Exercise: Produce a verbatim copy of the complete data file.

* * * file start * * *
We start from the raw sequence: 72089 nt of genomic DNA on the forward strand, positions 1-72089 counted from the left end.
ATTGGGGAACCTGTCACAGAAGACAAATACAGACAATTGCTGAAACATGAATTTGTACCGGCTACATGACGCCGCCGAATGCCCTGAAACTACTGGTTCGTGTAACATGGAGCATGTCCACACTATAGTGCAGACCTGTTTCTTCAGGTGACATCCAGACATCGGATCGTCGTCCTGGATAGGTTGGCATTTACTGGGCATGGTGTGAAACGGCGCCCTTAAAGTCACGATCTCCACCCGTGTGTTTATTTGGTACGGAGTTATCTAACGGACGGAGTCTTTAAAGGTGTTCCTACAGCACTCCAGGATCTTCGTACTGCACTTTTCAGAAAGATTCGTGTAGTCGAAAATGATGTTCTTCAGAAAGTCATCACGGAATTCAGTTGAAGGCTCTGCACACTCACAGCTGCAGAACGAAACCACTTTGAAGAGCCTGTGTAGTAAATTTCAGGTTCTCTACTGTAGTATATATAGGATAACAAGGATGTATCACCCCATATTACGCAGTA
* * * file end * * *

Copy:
We start from the raw sequence: 72089 nt of genomic DNA on the forward strand, positions 1-72089 counted from the left end.
ATTGGGGAACCTGTCACAGAAGACAAATACAGACAATTGCTGAAACATGAATTTGTACCGGCTACATGACGCCGCCGAATGCCCTGAAACTACTGGTTCGTGTAACATGGAGCATGTCCACACTATAGTGCAGACCTGTTTCTTCAGGTGACATCCAGACATCGGATCGTCGTCCTGGATAGGTTGGCATTTACTGGGCATGGTGTGAAACGGCGCCCTTAAAGTCACGATCTCCACCCGTGTGTTTATTTGGTACGGAGTTATCTAACGGACGGAGTCTTTAAAGGTGTTCCTACAGCACTCCAGGATCTTCGTACTGCACTTTTCAGAAAGATTCGTGTAGTCGAAAATGATGTTCTTCAGAAAGTCATCACGGAATTCAGTTGAAGGCTCTGCACACTCACAGCTGCAGAACGAAACCACTTTGAAGAGCCTGTGTAGTAAATTTCAGGTTCTCTACTGTAGTATATATAGGATAACAAGGATGTATCACCCCATATTACGCAGTA